Human Histology – BMS 4136C

Advanced Undergraduate Course for Pre-Health Students
Approved Elective for Biology Majors (CALS and CLAS)

Course Information

Credits: 4
Days and Times: Tuesdays and Thursdays, periods 3-4, 9:35-11:30 AM
Location: CG-11 (Communicore Bldg in UF Health Science Center)

Course Faculty

John P. Aris, PhD, course director –
William A. Dunn, Jr. PhD –


Permission of Instructor (contact Dr. Aris)
or Essential Cell Biology (PCB 3023)
or Eukaryotic Cell Structure and Function (PCB 3134)

Course Description

Human Histology is a lecture and laboratory course that covers the structure and function of human cells and tissues in the context of modern molecular cell biology. The overall goals are to teach students (1) structures and functions of human cells and tissues in lecture, (2) identification of cells and tissues and their spatial relationships in lab, and (3) introduce basic pathological mechanisms. Put simply, students will correlate what they learn in lecture with what they see in lab. In addition, disease mechanisms and pathological processes will be included to promote application of knowledge and understanding. For example, the functional effects of mutations in the cystic fibrosis transmembrane conductance regulator (CFTR) will be used to illustrate aspects of epithelial cell and tissue function.

Course Faculty Teaching Experience

Drs. Aris and Dunn direct and teach in many professional and graduate courses at UF, including many medical and dental school courses. Many of the topics covered in the Human Histology course are identical to topics covered in preclinical courses in professional schools or didactic courses in graduate school at UF. For this reason, the Human Histology course provides a realistic preview of cell and tissue biology topics and content that is delivered in professional and graduate courses, both at UF and other institutions.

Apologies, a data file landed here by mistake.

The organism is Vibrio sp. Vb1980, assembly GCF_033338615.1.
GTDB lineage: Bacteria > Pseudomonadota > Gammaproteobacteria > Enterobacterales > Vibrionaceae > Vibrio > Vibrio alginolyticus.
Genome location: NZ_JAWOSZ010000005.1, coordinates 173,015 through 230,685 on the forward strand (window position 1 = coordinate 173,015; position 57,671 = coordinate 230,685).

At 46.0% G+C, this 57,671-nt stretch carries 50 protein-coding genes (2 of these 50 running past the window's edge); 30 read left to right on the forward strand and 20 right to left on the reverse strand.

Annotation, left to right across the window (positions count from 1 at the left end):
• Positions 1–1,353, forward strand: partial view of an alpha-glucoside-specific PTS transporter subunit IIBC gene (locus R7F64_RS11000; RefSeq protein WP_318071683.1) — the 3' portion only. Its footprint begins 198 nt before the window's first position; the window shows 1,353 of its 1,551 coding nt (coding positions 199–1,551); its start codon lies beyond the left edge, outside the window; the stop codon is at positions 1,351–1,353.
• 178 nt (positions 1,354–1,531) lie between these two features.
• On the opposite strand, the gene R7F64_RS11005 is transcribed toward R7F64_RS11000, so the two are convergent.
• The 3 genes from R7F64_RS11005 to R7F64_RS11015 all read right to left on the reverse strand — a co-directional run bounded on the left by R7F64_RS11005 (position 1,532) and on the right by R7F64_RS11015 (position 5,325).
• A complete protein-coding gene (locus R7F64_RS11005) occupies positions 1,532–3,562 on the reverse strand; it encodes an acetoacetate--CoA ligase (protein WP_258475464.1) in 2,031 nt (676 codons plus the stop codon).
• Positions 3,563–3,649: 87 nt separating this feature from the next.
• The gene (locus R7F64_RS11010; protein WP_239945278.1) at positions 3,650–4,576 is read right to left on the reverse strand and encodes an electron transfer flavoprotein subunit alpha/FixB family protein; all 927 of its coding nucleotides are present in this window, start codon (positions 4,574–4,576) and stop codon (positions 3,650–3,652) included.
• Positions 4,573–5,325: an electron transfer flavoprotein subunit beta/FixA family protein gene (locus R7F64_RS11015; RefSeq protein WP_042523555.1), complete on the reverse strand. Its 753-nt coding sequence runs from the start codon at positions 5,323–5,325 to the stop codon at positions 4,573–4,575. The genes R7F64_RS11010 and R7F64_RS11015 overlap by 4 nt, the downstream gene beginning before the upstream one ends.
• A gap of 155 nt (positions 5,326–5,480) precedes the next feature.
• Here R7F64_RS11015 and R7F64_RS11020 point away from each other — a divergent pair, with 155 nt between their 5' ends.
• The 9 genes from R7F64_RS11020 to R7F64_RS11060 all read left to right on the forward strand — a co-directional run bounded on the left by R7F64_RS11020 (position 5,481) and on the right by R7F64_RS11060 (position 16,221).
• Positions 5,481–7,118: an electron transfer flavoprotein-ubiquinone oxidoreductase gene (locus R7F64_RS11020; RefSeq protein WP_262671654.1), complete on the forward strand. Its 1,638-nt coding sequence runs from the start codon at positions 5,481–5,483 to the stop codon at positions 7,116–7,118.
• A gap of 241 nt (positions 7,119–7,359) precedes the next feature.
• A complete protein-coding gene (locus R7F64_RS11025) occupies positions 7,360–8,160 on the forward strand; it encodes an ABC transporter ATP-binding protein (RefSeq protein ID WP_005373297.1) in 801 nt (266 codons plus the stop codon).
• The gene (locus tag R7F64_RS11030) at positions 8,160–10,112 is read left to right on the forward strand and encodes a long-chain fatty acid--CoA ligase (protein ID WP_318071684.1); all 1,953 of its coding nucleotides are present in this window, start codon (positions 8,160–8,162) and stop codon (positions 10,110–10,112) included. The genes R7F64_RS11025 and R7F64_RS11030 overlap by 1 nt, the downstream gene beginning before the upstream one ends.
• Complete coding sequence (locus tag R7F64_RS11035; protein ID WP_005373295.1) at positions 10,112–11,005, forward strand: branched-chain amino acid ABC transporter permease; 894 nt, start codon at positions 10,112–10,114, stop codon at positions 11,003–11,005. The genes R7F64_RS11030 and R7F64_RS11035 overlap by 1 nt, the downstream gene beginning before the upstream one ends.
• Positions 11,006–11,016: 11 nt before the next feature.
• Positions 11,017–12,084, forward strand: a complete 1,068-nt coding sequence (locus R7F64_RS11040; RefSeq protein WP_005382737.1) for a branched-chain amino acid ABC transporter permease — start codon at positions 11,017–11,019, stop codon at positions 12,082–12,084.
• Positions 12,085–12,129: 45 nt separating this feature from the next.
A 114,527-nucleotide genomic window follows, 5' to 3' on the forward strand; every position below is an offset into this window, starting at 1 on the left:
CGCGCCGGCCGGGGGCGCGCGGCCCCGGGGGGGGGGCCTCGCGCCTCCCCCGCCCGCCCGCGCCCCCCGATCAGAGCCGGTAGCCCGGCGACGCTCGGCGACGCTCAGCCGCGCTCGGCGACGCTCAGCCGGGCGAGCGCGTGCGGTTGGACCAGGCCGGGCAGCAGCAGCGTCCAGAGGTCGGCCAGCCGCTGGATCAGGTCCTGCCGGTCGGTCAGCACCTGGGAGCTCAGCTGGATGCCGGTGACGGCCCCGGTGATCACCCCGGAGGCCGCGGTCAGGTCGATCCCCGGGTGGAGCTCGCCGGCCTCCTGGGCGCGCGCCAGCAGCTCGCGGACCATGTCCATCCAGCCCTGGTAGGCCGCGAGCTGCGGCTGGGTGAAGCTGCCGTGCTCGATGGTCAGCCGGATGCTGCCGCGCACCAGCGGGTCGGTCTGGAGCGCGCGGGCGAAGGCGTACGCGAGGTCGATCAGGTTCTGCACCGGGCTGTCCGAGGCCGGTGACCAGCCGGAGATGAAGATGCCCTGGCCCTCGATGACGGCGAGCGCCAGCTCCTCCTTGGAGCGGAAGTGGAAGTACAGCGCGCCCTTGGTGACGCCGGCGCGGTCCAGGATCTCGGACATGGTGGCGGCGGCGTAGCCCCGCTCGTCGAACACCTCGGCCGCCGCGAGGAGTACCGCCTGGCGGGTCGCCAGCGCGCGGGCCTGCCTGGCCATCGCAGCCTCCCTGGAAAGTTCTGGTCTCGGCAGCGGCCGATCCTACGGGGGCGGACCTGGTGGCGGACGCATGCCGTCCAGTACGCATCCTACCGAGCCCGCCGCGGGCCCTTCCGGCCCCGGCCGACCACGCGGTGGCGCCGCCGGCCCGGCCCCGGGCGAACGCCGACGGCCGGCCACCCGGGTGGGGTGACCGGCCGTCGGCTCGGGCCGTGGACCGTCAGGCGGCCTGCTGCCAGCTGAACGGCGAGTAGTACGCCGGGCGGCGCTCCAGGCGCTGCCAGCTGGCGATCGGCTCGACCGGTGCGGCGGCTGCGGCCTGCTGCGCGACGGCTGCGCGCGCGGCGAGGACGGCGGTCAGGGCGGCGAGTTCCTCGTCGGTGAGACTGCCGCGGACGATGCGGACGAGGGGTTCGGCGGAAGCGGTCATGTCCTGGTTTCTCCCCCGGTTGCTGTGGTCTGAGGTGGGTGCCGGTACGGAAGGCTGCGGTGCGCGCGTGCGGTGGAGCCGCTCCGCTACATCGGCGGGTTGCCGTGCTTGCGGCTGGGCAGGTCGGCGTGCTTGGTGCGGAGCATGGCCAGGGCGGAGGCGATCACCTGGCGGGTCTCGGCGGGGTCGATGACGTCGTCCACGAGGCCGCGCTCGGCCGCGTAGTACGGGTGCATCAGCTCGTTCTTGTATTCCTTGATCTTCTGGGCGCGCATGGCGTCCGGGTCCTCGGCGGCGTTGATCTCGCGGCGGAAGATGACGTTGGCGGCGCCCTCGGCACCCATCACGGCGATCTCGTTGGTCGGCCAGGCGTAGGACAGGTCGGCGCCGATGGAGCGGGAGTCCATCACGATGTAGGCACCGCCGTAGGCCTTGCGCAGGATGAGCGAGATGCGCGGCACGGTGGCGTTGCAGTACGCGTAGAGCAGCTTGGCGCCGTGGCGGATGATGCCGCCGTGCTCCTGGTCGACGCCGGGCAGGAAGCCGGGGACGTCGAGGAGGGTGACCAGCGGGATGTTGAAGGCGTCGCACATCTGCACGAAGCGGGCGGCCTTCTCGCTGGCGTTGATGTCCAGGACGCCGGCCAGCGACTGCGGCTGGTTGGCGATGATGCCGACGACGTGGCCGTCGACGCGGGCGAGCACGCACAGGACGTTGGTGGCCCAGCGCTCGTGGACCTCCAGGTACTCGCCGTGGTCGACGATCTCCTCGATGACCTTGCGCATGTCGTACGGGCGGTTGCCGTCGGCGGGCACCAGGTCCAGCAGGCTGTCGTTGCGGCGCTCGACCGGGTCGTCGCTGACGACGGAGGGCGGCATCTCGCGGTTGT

Student Comments

  • “This course helped me prepare for the MCATs much more than expected. I don’t think I understood the big picture of immunology until we covered the lymphatic system.”
  • “There was also lots of overlap with biochemistry that helped me ‘connect the dots’ as Dr. Dunn would say.”
  • “Labs fit with lectures to reinforce the same content and make it stick.”
  • “Labs were great and started with a review that went over what to focus on.”
  • “Labs were pretty relaxed and our group got together to review before exams.”
  • “I really appreciated that quiz and test questions came from slides rather than from something said in lecture that was not in lecture and lab PDFs.”
  • “It was not easy but grading was more than fair.”
  • “Dr. Aris and Dr. Dunn were great about writing letters for AMCAS and met with me to hear more about my background and be able to write something more personal.”
  • “They also teach in the medical and dental school, which helped me know what to expect.”

Student Input

We always welcome comments from students on all aspects of the course, especially clinical connections. In the past, students have shared their experiences in professional and graduate school to help maintain the high quality of the course.  After the final exam, we have held “Histology Hurrahs” for students at Madrina’s and Bahama Breeze (complimentary drinks and appetizers from course faculty) in order to promote student feedback.

Letters of Recommendation

Ninety-two students have taken the Human Histology course since the spring of 2017.  Faculty have written letters of recommendation for more than half of our students, who have applied to postbac, dental, graduate, medical, PA, and other programs.  Notably, dozens of our students have been successful in taking the next step!

Big Picture!

At the end of the course you will be able to identify and interpret all of the micrographs in the collage image below:

Human Histo